While the American-based VK56DE engine doesn’t have the slightest relation to a NASCAR engine–other than a 90-degree cylinder block–Nissan entering a series to challenge sedans from Ford and Chevy (actually Holden down under) stirs up some interesting future scenarios. Also new to the Australian series next year will be Mercedes AMG.
The US market will get its first look at the V8 Supercars next year as teams make their North American debut on the new Circuit of America’s track near Austin, Texas.
The Nissan race engine is actually based on the VK56 production engine built in the automaker’s Decherd, Tennessee, plant. It will debut in the 2013 Nissan Patrol in Australia, and it’s also featured in the Nissan Titan, Armada and Pathfinder models sold in the U.S.
In production, the Nissan all-alloy engine measures 5.6-liter but will have to be trimmed to the maximum 5.0-liter allowed in V8 Supercar. Nissan has released preliminary bore-stroke measurements of 102.69mm x 75.31mm (4.04 inch x 2.96 inch). V8 Supercar engines are limited to 7,500 rpm. Since the Ford and Chevy engines are of a pushrod 2-valve configuration, regulators will have to make adjustments to the Nissan DOHC engine to ensure parity.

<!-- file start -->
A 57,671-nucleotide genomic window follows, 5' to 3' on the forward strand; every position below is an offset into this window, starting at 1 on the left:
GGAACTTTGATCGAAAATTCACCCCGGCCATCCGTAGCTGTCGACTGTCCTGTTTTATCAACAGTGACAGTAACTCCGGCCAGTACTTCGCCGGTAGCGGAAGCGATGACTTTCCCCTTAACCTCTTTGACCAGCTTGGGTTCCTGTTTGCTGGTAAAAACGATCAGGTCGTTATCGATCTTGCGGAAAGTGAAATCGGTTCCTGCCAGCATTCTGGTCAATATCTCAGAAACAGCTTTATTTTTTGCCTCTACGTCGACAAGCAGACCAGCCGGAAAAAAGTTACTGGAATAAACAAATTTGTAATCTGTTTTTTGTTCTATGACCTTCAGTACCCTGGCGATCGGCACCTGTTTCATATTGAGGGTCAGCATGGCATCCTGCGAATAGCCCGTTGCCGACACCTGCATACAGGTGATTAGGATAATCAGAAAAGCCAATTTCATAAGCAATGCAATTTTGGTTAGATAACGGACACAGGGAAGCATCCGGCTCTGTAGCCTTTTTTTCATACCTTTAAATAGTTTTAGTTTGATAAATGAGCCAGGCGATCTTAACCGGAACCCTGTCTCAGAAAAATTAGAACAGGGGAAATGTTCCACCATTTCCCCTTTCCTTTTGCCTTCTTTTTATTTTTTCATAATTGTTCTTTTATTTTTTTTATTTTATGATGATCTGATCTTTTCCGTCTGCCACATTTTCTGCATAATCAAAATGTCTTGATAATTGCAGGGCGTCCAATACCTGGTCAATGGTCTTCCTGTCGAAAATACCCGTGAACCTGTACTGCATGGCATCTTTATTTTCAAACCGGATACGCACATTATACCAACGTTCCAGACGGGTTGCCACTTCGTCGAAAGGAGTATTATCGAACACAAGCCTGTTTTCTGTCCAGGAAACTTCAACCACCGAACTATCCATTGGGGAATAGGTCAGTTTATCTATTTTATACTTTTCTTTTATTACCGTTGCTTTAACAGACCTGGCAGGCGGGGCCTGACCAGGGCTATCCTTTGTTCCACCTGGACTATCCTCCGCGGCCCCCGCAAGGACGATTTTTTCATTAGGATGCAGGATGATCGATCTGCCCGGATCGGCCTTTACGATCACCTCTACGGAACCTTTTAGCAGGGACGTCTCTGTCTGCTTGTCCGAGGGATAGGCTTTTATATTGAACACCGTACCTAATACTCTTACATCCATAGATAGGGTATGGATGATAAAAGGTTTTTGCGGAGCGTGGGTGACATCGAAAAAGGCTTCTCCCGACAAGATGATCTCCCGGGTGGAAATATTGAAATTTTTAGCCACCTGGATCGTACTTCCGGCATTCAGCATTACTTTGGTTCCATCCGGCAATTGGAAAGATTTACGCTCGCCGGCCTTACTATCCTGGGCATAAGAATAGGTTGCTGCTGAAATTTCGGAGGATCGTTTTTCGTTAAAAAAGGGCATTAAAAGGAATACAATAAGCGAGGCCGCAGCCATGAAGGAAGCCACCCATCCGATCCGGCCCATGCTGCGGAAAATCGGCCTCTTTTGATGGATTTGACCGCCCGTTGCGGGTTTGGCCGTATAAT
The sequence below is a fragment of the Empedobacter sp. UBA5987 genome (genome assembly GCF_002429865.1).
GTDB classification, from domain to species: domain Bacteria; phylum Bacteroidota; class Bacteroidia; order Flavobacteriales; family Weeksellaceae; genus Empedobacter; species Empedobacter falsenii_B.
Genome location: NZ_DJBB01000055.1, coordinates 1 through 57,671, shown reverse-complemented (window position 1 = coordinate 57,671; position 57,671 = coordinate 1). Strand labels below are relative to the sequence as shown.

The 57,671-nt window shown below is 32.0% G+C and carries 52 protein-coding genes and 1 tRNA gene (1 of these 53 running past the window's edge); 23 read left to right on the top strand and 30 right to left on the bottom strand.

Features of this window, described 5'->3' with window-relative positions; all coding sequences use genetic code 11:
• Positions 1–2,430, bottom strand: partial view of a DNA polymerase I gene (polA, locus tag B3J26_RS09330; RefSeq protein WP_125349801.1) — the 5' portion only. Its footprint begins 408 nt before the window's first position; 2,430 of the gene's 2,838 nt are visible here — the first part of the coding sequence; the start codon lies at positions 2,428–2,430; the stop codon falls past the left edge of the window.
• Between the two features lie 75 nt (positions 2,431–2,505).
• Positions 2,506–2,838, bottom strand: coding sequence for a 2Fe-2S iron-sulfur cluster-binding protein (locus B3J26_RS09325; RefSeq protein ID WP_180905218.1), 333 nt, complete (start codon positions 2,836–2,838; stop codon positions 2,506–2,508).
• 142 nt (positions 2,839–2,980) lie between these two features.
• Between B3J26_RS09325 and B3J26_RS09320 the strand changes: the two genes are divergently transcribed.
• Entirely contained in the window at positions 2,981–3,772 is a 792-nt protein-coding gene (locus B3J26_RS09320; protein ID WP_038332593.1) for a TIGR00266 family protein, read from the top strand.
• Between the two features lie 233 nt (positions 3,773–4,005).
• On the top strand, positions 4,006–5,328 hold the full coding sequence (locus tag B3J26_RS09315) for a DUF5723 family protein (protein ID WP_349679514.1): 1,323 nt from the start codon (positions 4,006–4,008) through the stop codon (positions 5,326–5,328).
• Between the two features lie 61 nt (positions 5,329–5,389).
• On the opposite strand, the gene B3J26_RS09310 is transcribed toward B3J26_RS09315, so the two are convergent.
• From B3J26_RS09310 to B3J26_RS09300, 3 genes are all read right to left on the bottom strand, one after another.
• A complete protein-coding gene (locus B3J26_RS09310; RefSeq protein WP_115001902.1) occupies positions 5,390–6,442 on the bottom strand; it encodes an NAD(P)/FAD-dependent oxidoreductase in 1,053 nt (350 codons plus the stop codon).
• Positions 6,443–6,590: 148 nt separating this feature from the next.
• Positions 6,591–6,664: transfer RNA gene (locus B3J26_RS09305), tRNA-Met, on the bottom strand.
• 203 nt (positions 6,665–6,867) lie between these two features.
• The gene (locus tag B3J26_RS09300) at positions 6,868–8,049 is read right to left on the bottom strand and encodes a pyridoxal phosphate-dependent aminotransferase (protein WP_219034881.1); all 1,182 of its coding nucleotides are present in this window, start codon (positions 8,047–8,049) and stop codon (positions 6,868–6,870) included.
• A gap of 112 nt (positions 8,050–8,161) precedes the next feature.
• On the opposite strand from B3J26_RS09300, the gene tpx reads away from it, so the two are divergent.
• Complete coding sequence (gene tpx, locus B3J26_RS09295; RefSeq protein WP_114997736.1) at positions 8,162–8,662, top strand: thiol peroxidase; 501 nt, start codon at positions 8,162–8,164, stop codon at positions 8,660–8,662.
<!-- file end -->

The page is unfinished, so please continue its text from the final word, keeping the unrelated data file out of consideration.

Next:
Other known features on the race engine will be sequential EFI, individual intake runners, MoTeC ECU and a 10:1 compression ratio. Some familiar suppliers will be involved in the project, including Total Seal, Carillo, Mahle, Del West and Pankl.
A NISMO-developed version of the engine was used in FIA GT1 endurance racing, and a smaller sibling powered a Le Mans winner in the LMP2 category.
Nissan, Volkswagen, Honda and even Kia have been mentioned as possible future marques in NASCAR. Perhaps Nissan’s involvement with a touring car/stock-car type series will influence its efforts in future NASCAR considerations.